Watching this tiny monkey savor an empty carton of fruity — an old time favorite mango drink — I can’t help but think about the trajectory of who I would be today, if my 12-year-old self had the words to understand our gender nonconformity.
At that time, I was in grief of losing the nonconformity childhood allowed, and in grief of losing a family member who raised me.
I was swallowed by so much guilt from a performance of femininity and supposed living that I didn’t realize I was forcing.
Every interaction felt like a lie, something left unsaid, a me-shaped vacuum that I didn’t know how to fill — an endless loop that became the only way of life.
How do you perceive an identity that stubbornly defines itself as loss? How do you trace the path back to yourself when each step is erased in fear of being found?
Guilt became a synonym for grief. I wasn’t just missing the person who raised me. I was missing the proximity I had to myself, that grew with sickness to become an unsolved loss of its own.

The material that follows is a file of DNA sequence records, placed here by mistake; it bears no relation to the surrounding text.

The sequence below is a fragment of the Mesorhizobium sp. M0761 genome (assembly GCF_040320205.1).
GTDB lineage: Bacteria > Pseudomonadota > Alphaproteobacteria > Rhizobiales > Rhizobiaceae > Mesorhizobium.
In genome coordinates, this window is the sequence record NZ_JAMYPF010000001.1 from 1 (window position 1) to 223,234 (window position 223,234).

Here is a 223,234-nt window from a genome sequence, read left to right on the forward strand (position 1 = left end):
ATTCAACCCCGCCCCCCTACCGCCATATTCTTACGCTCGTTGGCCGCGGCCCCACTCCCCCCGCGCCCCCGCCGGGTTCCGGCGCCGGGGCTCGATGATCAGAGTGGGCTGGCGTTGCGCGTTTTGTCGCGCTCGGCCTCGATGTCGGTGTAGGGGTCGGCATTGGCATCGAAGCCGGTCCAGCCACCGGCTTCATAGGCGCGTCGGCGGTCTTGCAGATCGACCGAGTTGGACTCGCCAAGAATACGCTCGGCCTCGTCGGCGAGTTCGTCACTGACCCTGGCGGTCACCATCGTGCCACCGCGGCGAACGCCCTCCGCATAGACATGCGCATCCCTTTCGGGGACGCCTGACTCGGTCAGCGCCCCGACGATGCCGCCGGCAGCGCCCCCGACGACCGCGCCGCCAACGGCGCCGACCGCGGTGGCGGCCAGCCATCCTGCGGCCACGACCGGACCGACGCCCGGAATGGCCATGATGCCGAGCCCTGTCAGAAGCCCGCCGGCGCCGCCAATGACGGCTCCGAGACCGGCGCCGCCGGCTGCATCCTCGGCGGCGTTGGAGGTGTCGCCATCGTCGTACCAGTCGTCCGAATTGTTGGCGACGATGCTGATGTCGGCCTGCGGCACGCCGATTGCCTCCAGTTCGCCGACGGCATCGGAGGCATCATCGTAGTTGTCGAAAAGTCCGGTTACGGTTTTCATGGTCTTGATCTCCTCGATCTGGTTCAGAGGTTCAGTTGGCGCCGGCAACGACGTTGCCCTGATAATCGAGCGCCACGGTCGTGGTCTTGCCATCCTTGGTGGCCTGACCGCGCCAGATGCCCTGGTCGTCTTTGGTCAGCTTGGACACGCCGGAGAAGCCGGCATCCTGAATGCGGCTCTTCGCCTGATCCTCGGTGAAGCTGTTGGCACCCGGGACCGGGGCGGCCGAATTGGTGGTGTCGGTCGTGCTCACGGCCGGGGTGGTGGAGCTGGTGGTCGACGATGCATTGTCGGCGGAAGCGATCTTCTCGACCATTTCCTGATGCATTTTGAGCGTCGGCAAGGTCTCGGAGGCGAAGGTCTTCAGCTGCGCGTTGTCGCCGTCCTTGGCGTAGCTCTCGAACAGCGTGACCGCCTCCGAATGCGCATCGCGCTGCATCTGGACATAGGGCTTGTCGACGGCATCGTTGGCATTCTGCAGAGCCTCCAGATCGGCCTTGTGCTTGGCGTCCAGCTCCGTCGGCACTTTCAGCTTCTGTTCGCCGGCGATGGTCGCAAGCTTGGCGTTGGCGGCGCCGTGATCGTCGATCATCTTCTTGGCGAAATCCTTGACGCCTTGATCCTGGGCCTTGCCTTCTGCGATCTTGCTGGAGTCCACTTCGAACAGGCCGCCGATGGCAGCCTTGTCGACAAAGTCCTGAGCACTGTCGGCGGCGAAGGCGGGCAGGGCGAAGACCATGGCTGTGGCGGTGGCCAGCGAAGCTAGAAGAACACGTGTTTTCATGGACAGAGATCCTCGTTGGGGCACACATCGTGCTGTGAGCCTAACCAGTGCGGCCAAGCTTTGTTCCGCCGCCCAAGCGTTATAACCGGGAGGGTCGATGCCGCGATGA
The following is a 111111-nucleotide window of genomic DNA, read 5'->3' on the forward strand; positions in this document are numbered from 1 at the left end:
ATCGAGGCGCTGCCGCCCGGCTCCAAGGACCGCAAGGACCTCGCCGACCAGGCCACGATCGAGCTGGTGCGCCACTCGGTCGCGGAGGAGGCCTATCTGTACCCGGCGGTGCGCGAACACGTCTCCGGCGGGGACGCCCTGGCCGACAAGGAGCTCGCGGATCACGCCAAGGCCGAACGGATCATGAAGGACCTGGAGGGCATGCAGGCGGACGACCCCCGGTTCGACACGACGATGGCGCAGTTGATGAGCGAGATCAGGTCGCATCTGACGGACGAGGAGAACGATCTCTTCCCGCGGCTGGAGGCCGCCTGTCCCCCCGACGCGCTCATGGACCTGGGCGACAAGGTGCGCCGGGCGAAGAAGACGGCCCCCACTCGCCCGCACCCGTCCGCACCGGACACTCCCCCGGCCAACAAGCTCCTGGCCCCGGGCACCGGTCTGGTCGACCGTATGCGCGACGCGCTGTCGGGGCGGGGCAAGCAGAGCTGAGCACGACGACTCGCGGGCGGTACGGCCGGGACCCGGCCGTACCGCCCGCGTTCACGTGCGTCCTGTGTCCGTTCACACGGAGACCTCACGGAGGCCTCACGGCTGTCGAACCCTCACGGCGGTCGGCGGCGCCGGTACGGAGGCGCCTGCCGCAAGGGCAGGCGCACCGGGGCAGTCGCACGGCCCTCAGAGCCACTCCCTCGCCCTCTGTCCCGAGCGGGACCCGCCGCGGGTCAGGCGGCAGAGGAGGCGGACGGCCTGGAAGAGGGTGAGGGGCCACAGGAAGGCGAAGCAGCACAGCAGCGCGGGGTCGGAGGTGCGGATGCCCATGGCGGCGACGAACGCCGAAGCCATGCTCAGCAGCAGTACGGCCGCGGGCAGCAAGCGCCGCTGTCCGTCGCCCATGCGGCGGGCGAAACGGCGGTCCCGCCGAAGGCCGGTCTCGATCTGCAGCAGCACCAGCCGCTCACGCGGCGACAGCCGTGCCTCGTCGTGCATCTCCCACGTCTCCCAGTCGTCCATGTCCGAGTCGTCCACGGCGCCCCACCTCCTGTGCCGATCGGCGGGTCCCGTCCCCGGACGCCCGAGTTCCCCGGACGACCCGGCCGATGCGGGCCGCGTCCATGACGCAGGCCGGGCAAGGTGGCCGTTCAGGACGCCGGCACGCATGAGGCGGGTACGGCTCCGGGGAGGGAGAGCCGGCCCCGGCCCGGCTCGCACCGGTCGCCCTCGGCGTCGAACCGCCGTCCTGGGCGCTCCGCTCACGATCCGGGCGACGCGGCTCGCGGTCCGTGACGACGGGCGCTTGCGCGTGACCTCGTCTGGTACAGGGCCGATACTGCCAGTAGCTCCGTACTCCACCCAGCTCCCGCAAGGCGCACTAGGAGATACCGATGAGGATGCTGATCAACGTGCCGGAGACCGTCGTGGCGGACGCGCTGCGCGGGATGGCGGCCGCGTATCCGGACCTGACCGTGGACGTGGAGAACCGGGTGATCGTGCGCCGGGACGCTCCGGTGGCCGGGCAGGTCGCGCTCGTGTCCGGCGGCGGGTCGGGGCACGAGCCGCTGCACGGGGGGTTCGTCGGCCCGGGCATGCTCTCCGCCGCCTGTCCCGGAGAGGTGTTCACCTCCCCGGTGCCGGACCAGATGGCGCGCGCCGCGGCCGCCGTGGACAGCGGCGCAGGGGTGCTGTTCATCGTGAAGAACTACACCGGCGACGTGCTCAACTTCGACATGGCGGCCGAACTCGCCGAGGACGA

It took some breakdowns over the course of 10 years, to crack the concrete guilt and the cemented gender I’d internalized, but were never mine to keep.
As I started unlearning the movements, I started understanding that the guilt wasn’t necessarily coming from who I was. It came from not letting myself be, from the deception in attempting to become someone I wasn’t.
Still, time in transition feels so warped: What if I knew then, what I know now?
Would I have been less clumsy in my relationships with family and friends? Would I have had more energy to love? Would I have lived?
All I know is that starting from scratch meant borrowing confidence from my childhood self — they didn’t have the vocabulary, but an unspoken language that understood who we’ve always been from within.